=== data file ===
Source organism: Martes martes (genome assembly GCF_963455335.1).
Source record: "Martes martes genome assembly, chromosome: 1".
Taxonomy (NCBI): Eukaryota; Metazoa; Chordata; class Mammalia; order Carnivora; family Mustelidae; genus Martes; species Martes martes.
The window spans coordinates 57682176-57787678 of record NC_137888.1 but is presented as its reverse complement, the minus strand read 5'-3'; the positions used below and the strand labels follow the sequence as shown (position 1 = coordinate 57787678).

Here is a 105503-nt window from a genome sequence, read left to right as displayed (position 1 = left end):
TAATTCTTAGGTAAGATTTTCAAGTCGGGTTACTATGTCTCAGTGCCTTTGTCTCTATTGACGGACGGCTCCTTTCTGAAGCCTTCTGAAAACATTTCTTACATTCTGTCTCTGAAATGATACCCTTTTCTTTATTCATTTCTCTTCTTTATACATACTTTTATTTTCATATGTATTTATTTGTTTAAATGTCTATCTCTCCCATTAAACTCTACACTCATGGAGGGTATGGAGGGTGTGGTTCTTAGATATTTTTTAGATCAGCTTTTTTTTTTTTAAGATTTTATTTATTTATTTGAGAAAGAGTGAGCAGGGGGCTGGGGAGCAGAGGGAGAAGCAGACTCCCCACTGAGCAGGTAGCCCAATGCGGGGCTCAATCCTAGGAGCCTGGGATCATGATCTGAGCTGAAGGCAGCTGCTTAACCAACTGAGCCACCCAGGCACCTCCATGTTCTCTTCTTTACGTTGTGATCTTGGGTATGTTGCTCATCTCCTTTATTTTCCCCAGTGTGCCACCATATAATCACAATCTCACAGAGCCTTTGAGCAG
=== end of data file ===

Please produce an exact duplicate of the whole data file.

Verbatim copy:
Source organism: Martes martes (genome assembly GCF_963455335.1).
Source record: "Martes martes genome assembly, chromosome: 1".
Taxonomy (NCBI): Eukaryota; Metazoa; Chordata; class Mammalia; order Carnivora; family Mustelidae; genus Martes; species Martes martes.
The window spans coordinates 57682176-57787678 of record NC_137888.1 but is presented as its reverse complement, the minus strand read 5'-3'; the positions used below and the strand labels follow the sequence as shown (position 1 = coordinate 57787678).

Here is a 105503-nt window from a genome sequence, read left to right as displayed (position 1 = left end):
TAATTCTTAGGTAAGATTTTCAAGTCGGGTTACTATGTCTCAGTGCCTTTGTCTCTATTGACGGACGGCTCCTTTCTGAAGCCTTCTGAAAACATTTCTTACATTCTGTCTCTGAAATGATACCCTTTTCTTTATTCATTTCTCTTCTTTATACATACTTTTATTTTCATATGTATTTATTTGTTTAAATGTCTATCTCTCCCATTAAACTCTACACTCATGGAGGGTATGGAGGGTGTGGTTCTTAGATATTTTTTAGATCAGCTTTTTTTTTTTTAAGATTTTATTTATTTATTTGAGAAAGAGTGAGCAGGGGGCTGGGGAGCAGAGGGAGAAGCAGACTCCCCACTGAGCAGGTAGCCCAATGCGGGGCTCAATCCTAGGAGCCTGGGATCATGATCTGAGCTGAAGGCAGCTGCTTAACCAACTGAGCCACCCAGGCACCTCCATGTTCTCTTCTTTACGTTGTGATCTTGGGTATGTTGCTCATCTCCTTTATTTTCCCCAGTGTGCCACCATATAATCACAATCTCACAGAGCCTTTGAGCAG